by NADEEM BADSHAH
FRAUDS pretending to be from the Home Office are conning immigrants out of hundreds of pounds by telling them they have a problem with their paperwork.
Investigators said Indians in the UK have been the main target of the cold callers, who use software that allows them to display the Home Office’s number on the other person’s phone.
The con has been branded “absolutely deplorable” by MPs and sees victims asked to confirm their passport number; some are told they have criminal charges against them in India or that their documents were filled in incorrectly.
Immigrants have been threatened with deportation and are pressured to pay a fee through a money transfer, virtual currency Bitcoin or buy iTunes gift vouchers and relaying the code to the caller.
Action Fraud, the national crime reporting centre, said it received 305 reports of the scam last year, which included the Home Office number 020 7035 4848.
Fizza Qureshi, director of the Migrants’ Right Network, told Eastern Eye it has come across a string of cons targeting people from abroad.
“It is alarming to hear of vulnerable migrants being taken advantage of by fraudsters.
“Unfortunately, with the complexity of the immigration system, the harsher enforcement measures under the ‘hostile environment’, and the fear of falling foul of the immigration rules, it is not surprising that people end up being exploited in this manner.
“At the Migrants’ Rights Network, we have also heard of cases where people have posed as immigration enforcement officers and entered restaurants demanding payment on the spot for fake fines. This issue is clearly bigger than envisaged.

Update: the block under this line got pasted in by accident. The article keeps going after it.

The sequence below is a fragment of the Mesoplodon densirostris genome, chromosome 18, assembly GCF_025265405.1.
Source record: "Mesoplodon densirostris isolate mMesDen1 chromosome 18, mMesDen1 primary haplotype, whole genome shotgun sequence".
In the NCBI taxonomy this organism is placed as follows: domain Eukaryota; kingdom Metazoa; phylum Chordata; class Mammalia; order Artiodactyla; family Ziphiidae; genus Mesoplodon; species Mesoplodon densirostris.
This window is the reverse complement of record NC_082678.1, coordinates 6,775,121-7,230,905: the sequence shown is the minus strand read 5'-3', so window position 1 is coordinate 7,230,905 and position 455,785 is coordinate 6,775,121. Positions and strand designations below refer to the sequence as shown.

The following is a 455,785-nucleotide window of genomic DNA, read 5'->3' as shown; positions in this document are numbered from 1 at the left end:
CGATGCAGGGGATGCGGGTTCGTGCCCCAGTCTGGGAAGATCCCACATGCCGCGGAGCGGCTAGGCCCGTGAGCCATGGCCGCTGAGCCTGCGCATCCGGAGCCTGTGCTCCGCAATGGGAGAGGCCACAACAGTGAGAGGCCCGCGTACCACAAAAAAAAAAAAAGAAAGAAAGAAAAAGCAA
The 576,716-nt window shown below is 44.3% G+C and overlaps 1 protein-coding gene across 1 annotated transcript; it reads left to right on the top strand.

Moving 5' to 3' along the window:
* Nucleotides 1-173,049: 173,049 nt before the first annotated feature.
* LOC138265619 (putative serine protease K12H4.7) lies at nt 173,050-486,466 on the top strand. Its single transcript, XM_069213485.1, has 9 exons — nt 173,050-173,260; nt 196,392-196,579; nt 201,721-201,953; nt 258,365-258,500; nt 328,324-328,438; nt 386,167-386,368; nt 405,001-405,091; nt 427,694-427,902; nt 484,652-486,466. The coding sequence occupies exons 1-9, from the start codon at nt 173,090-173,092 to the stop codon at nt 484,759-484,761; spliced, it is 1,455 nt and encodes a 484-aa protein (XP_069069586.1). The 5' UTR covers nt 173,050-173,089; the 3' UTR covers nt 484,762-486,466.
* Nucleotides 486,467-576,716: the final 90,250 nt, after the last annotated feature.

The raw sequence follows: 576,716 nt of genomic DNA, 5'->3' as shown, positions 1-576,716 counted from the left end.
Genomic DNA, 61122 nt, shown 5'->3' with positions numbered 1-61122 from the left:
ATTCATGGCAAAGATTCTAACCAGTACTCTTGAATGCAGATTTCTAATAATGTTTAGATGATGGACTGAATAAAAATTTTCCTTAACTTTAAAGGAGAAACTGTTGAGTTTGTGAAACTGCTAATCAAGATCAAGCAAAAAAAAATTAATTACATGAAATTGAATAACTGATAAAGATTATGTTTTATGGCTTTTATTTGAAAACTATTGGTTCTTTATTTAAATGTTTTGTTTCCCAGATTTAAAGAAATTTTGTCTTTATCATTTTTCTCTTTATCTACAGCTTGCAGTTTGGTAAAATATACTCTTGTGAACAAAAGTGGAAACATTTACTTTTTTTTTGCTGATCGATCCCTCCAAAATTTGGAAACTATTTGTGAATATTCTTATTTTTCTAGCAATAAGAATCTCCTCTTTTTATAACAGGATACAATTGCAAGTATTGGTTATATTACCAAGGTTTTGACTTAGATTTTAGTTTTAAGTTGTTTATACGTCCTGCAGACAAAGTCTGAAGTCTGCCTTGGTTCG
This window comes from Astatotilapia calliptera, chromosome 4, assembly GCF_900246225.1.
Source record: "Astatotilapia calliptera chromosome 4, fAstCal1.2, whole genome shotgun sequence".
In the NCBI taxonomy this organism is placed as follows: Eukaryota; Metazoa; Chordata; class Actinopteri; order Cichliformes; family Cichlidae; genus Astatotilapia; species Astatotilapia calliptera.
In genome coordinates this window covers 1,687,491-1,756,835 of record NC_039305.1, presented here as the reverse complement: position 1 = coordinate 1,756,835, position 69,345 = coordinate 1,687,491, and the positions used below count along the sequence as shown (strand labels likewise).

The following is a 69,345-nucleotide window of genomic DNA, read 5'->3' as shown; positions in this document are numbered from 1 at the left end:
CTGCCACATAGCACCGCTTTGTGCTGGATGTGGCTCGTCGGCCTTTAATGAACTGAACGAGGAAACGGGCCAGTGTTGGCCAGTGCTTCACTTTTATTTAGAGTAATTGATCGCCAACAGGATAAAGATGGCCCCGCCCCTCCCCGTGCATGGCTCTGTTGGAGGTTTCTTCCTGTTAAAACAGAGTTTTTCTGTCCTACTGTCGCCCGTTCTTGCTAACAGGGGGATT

“Positive steps are being taken to alert people, and for them to take the necessary measures to alert the authorities if they have been targeted.
“However, more needs to be done to ensure there are no further victims. There needs to be consideration as to whether the ‘hostile environment’ and emphasis on immigration enforcement has created a space for such criminal activity to target vulnerable migrants.”
This newspaper found companies online offering businesses virtual telephone numbers for up to £5.99 a month where calls can be diverted to a mobile phone. Criminals are exploiting this type of software by “spoofing” the Home Office’s phone number to dupe victims.
Police warn that fraudsters usually try to keep the victim on the phone until the payment is received, which can be hours at a time.
Khalid Mahmood, Labour MP for Birmingham Perry Bar, told Eastern Eye: “It’s absolutely deplorable.
“The way they put further pressure on individuals with an uncertain future and pressure them to fleece them out of money.
“It’s the lowest of the low. People should report it to the authorities and the police. And circulate it on social media to spread this message, people’s livelihoods depend on it.”
Action Fraud said any government department or enforcement agency will never demand money over the phone and do not ask individuals for digital currencies.
“When receiving unsolicited calls, be wary of providing personal information, or confirming that personal information the caller already claims to hold is correct.
“Always ensure you know who you talking to. Ask for the details of the organisation that the caller represents and call them back yourself on the officially published numbers, rather than the numbers the caller may try to provide you with.
If you think you have been a victim of fraud, you should report it to Action Fraud by calling 0300 123 20 40